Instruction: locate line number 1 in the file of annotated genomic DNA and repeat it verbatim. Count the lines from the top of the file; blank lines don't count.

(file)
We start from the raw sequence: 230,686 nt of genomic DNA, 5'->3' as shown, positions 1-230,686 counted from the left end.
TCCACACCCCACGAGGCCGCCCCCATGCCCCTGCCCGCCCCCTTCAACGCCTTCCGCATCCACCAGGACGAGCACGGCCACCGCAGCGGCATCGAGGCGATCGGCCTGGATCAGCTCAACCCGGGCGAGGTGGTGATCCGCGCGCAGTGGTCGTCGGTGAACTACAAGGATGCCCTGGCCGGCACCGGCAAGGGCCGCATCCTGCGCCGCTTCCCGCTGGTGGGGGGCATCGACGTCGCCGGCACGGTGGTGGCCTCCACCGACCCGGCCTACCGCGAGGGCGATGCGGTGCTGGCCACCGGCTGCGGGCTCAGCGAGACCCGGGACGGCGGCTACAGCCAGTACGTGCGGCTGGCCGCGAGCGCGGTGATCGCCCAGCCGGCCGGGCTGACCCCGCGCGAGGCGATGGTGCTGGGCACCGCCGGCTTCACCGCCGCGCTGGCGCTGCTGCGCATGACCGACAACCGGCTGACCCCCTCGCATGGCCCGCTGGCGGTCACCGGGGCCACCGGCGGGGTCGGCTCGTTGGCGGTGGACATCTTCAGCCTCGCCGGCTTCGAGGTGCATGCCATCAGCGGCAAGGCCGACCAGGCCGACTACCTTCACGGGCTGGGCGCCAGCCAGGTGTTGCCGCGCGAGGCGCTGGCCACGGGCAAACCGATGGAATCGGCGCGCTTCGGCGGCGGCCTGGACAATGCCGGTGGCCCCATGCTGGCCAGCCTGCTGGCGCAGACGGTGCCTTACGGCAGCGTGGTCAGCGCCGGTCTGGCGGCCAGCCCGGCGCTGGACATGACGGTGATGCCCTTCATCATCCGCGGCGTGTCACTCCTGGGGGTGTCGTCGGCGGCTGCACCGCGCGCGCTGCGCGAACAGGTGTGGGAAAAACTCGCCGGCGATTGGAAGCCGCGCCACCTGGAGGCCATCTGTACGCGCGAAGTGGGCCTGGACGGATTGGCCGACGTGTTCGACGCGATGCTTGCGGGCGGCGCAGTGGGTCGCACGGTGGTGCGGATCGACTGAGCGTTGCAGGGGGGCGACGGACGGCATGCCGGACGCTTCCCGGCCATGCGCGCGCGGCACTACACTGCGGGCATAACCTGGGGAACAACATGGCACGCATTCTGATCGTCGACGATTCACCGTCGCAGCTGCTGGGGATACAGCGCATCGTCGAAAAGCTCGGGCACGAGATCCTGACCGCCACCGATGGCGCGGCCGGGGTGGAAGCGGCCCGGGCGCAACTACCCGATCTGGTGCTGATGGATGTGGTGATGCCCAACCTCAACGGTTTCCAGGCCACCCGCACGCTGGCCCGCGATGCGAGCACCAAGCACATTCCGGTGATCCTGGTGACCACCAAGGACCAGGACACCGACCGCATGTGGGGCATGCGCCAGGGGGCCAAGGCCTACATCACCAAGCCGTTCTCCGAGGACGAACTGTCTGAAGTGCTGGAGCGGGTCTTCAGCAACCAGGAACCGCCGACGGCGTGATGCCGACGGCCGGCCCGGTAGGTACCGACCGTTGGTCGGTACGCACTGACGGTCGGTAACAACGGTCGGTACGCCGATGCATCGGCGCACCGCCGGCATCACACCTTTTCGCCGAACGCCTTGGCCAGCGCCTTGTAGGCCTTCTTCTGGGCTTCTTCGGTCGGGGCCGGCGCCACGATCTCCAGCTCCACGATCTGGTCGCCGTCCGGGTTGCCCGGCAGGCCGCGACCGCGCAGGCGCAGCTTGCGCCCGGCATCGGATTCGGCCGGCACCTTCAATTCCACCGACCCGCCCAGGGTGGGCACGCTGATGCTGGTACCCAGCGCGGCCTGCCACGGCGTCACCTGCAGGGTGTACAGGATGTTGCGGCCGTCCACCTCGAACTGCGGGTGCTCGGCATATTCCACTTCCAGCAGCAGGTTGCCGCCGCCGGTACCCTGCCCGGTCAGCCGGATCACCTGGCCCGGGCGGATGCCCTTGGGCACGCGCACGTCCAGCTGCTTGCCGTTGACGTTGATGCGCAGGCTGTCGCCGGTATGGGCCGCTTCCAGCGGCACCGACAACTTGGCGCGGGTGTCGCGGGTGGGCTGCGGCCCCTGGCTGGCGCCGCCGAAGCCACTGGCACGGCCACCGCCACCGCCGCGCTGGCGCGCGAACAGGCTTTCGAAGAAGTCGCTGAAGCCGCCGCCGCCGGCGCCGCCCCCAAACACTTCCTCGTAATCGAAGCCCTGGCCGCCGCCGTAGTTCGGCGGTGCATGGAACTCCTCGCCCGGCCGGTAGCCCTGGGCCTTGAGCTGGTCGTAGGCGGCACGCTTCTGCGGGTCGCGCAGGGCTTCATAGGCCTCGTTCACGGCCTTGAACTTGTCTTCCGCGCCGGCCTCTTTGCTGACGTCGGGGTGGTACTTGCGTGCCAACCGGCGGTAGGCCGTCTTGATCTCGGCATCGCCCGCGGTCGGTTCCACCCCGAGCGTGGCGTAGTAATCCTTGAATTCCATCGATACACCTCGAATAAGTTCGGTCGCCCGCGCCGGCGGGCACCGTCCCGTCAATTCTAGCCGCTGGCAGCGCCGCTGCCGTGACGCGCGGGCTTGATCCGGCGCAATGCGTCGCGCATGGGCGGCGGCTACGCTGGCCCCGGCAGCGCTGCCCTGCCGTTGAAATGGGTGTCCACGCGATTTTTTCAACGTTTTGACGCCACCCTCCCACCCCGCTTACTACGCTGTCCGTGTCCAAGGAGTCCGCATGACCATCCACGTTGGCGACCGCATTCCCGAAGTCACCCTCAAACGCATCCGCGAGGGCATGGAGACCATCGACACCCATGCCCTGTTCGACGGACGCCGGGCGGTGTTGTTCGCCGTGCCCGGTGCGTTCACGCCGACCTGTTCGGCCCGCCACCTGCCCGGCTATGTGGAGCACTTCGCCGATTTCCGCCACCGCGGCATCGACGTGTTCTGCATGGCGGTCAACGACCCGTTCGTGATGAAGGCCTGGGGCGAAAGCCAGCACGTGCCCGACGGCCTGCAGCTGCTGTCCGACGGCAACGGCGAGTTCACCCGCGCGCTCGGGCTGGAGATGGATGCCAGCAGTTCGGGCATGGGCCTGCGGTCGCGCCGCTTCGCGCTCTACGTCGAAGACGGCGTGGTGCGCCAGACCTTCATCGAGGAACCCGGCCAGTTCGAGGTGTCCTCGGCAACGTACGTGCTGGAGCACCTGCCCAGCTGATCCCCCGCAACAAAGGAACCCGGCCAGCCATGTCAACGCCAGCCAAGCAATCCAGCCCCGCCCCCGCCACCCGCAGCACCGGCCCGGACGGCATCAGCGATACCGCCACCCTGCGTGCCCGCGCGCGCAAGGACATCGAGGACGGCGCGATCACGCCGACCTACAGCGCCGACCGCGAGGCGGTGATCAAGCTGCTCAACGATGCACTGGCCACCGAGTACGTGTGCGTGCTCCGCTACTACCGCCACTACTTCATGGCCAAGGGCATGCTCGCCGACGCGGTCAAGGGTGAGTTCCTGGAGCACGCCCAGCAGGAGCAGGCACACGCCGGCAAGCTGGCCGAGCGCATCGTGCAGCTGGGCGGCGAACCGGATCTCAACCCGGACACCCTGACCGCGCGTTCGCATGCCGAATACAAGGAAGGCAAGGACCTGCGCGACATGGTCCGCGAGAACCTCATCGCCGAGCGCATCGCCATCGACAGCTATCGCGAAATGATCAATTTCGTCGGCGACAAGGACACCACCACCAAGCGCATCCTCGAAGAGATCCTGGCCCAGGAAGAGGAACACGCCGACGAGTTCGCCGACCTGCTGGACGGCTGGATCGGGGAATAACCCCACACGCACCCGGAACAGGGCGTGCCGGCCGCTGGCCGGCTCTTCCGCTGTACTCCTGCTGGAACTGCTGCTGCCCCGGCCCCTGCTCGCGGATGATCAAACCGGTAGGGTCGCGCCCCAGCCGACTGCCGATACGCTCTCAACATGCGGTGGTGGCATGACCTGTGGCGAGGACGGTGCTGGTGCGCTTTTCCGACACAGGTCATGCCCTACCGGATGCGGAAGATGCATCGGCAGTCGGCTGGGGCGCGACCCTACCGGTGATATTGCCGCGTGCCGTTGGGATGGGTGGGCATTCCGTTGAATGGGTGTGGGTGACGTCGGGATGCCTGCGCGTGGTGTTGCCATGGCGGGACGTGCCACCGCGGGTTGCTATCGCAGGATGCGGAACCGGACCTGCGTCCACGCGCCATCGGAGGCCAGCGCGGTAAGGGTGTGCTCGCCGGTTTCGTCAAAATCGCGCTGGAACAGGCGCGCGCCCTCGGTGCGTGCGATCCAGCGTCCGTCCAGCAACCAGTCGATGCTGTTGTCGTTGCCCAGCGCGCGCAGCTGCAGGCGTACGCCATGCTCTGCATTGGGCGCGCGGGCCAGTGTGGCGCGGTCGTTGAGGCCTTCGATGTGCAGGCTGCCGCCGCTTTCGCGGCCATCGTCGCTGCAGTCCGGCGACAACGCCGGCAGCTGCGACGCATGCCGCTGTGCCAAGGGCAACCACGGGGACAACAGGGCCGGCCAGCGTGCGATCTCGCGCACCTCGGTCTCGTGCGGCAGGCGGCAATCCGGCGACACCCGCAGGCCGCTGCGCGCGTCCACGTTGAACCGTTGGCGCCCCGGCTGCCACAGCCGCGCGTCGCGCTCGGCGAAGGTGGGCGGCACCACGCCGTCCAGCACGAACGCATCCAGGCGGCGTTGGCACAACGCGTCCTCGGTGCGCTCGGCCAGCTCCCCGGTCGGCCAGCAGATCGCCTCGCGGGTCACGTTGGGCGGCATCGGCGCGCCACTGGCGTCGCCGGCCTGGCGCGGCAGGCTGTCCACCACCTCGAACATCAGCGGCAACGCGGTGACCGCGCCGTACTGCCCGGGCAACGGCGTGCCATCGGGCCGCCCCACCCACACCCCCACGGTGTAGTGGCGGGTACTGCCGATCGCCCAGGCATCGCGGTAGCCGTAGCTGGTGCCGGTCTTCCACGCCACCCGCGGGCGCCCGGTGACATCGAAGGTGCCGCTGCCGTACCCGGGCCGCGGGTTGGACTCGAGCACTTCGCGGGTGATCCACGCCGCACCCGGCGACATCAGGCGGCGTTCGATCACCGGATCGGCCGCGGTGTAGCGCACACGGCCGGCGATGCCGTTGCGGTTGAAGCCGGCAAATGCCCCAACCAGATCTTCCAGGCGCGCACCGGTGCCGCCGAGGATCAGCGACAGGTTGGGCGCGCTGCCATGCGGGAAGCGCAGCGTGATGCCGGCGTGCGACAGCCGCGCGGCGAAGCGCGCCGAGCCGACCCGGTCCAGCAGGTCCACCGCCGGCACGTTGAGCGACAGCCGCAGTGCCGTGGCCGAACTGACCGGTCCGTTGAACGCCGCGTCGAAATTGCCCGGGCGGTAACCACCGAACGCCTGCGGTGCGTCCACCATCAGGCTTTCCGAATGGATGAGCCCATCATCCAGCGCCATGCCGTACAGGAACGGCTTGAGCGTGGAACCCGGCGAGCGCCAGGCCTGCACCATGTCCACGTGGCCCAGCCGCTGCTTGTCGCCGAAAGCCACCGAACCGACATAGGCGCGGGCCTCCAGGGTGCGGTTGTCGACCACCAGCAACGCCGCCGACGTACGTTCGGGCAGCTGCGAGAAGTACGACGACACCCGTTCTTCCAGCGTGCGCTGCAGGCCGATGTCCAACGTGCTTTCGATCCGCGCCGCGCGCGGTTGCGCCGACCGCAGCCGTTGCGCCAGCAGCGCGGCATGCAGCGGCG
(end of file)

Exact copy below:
We start from the raw sequence: 230,686 nt of genomic DNA, 5'->3' as shown, positions 1-230,686 counted from the left end.